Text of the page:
The only presidential inauguration I ever witnessed in person was Jimmy Carter’s, in 1977. I was a student in Washington, D.C., and walked from my dorm to the Capitol to see history in the making. As Carter took the oath of office on the east side of the building, I watched from the steps of the Supreme Court, across the street. Two details from that day I remember vividly — the below-freezing temperature and a stirring line from Carter’s inaugural address: “Because we are free, we can never be indifferent to the fate of freedom elsewhere.”
I hope President Biden’s inaugural address will include a similar affirmation. And I hope his foreign policy will make the worldwide defense of human liberty a priority.
There is no denying that America’s democratic culture and civil society are looking a little shaky these days. The Jan. 6 storming of the Capitol by a mob bent on preventing the defeat of Donald Trump in the Electoral College vote was a horror and a humiliation — one that America’s dictatorial foes have gleefully exploited for propaganda purposes. It might be tempting to suggest that this is a time for America to heal America’s ills, not extend itself in support of freedom, democracy, and human rights in other lands. But that would be a mistake.
Our nation repeatedly falls shy of its highest ideals, but the power of those ideals to inspire subjugated people everywhere, and the good that can be accomplished when America brings pressure against despotic regimes, must not be underestimated. That helps explain why, on Inauguration Days past, presidents have articulated a mission of advancing freedom and human dignity where it is denied — the shortcomings of the United States notwithstanding.
America’s domestic practices were far from faultless in 1949, when Harry Truman resolved not to abandon “the free peoples of the world” and vowed that “what we have achieved in liberty, we will surpass in greater liberty.” Jim Crow was alive and well in 1961, when John F. Kennedy eloquently pledged that the United States would “pay any price, bear any burden, meet any hardship . . . to assure the survival and the success of liberty.” And despite America’s sometimes egregious civil liberties violations during the war on terror, George W. Bush, in his stirring second inaugural address, in 2005, made an earnest promise to “all who live in tyranny and hopelessness” that “the United States will not ignore your oppression, or excuse your oppressors.”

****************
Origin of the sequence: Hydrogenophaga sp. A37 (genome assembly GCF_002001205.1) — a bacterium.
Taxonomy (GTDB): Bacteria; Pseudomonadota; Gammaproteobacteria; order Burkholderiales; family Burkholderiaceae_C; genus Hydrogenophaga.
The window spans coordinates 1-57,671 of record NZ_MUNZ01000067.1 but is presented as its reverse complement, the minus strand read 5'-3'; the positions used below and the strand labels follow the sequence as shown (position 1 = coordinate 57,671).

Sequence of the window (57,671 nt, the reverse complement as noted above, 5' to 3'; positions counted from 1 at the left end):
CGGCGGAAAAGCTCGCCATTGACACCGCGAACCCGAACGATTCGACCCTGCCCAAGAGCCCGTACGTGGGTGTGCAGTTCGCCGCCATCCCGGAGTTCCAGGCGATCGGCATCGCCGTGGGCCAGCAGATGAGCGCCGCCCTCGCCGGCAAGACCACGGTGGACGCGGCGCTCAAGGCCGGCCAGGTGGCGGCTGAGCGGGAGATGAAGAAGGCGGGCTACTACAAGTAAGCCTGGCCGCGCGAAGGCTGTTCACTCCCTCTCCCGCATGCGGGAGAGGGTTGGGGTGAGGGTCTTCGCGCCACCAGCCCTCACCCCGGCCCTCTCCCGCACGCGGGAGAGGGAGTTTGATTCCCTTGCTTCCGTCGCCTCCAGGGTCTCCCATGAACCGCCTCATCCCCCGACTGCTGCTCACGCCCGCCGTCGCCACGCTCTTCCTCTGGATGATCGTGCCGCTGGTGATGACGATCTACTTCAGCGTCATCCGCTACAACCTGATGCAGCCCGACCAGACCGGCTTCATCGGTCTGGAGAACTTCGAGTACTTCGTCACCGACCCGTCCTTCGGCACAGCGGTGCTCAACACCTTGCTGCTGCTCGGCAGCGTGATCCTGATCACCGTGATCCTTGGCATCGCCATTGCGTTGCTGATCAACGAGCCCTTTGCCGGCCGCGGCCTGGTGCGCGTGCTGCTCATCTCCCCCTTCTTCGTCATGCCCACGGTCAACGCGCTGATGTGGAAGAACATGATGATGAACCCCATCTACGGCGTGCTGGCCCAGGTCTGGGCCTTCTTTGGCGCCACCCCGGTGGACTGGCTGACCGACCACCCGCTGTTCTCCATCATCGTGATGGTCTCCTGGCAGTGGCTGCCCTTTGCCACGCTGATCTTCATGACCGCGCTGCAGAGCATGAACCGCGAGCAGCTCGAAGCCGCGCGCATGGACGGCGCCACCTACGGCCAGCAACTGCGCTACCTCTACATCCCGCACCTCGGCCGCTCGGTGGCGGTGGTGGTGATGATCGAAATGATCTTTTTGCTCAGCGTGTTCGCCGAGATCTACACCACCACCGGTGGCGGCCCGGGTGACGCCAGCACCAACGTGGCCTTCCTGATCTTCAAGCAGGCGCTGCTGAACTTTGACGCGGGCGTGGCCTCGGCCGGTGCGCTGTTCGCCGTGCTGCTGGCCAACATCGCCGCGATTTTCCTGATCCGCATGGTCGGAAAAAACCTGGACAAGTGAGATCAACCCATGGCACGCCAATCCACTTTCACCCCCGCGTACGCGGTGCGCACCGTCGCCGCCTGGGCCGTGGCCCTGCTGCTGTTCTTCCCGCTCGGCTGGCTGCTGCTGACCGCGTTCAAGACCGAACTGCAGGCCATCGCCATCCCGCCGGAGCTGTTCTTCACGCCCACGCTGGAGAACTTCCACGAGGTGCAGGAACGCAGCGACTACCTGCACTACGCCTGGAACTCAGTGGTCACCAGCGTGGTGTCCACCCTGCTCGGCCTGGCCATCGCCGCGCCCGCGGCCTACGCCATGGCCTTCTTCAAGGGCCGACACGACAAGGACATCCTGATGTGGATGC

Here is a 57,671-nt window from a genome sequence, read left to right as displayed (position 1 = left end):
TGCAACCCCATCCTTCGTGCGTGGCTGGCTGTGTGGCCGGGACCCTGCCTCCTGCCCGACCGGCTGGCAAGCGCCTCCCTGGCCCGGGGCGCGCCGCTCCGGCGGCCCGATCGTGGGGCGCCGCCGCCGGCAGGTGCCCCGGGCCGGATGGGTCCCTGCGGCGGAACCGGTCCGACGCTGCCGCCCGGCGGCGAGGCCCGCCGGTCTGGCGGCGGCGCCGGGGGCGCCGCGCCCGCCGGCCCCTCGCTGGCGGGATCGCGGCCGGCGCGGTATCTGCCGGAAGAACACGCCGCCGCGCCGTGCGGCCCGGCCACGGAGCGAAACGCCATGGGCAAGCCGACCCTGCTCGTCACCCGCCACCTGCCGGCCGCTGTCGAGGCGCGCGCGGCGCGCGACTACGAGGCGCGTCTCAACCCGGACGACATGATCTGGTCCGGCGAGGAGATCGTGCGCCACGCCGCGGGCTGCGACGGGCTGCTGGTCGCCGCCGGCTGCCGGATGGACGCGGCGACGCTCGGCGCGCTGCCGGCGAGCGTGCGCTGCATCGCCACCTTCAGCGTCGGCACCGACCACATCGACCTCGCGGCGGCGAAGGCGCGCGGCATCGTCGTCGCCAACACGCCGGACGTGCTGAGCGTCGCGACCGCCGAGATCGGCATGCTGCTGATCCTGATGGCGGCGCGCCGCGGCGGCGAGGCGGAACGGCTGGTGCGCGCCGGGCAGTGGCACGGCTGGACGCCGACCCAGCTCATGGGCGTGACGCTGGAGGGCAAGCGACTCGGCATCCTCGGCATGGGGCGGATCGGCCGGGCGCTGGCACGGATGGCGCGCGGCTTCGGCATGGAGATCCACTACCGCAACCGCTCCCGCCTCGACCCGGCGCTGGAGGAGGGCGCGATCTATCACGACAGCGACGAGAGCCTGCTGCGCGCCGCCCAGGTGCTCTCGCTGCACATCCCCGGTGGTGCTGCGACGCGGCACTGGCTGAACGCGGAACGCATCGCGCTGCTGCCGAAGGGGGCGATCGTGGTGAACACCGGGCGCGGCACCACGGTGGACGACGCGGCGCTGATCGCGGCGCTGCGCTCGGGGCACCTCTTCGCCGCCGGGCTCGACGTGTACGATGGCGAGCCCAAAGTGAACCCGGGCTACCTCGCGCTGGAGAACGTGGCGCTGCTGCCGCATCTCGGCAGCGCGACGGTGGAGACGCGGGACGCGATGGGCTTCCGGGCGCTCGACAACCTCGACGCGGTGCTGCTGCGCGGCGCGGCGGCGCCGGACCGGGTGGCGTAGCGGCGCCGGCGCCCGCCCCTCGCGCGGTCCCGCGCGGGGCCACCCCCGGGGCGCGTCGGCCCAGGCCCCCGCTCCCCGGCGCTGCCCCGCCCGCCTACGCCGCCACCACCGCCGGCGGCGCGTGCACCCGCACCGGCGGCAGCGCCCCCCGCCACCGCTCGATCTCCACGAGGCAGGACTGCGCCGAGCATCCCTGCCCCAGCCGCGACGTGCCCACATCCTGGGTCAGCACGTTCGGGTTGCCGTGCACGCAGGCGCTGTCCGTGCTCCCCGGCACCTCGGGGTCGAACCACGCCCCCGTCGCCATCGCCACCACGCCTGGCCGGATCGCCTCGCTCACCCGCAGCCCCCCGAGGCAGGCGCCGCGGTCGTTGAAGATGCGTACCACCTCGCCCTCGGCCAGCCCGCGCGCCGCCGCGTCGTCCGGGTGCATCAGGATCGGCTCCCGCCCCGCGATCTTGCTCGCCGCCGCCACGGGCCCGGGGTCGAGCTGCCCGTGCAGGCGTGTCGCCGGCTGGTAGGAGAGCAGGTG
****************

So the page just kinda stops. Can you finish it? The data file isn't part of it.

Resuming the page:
Bush was the last president to explicitly make the promotion of liberty and democracy a cornerstone of his foreign policy. He looked for ways to reach out to dissidents, democratic activists, and defectors from countries ruled by tyrants. Some he received in the White House. Some he traveled overseas to meet. And some he honored in absentia, such as when he awarded the Presidential Medal of Freedom to Óscar Elias Biscet, a Cuban civil liberties champion who was in solitary confinement in Havana’s Combinado del Este prison.
The Trump administration showed little interest in either strengthening democracy or defending human rights. The same was true of the Obama administration, which downplayed resistance to repression as a foreign policy goal. As Biden assumes the reins of power, he can break that pattern, and raise his voice in support of those who battle against the lies and brutality of authoritarianism.
Words of solidarity from a US president can be a potent source of hope to those struggling for freedom. In his 2004 bestseller, “The Case for Democracy,” former Soviet refusenik Natan Sharansky described the electrifying effect of Ronald Reagan’s “evil empire” speech on prisoners inside the Soviet gulag:
“Tapping on walls and talking through toilets, word of Reagan’s ‘provocation’ quickly spread through the prison,” Sharansky recounted. “The dissidents were ecstatic. Finally, the leader of the free world had spoken the truth — a truth that burned inside the heart of each and every one of us.”
Now it is Biden who can choose to speak truths that will have a powerful impact. Despite our present troubles, we remain the oldest, most influential example of a successful democratic republic, and dictators and dissidents alike will be paying attention to the new president’s message. I hope part of that message echoes the one I heard all those years ago as I stood in the cold and watched another new president remind Americans of their historic responsibility in the world: Because we are free, we can never be indifferent to the fate of freedom elsewhere.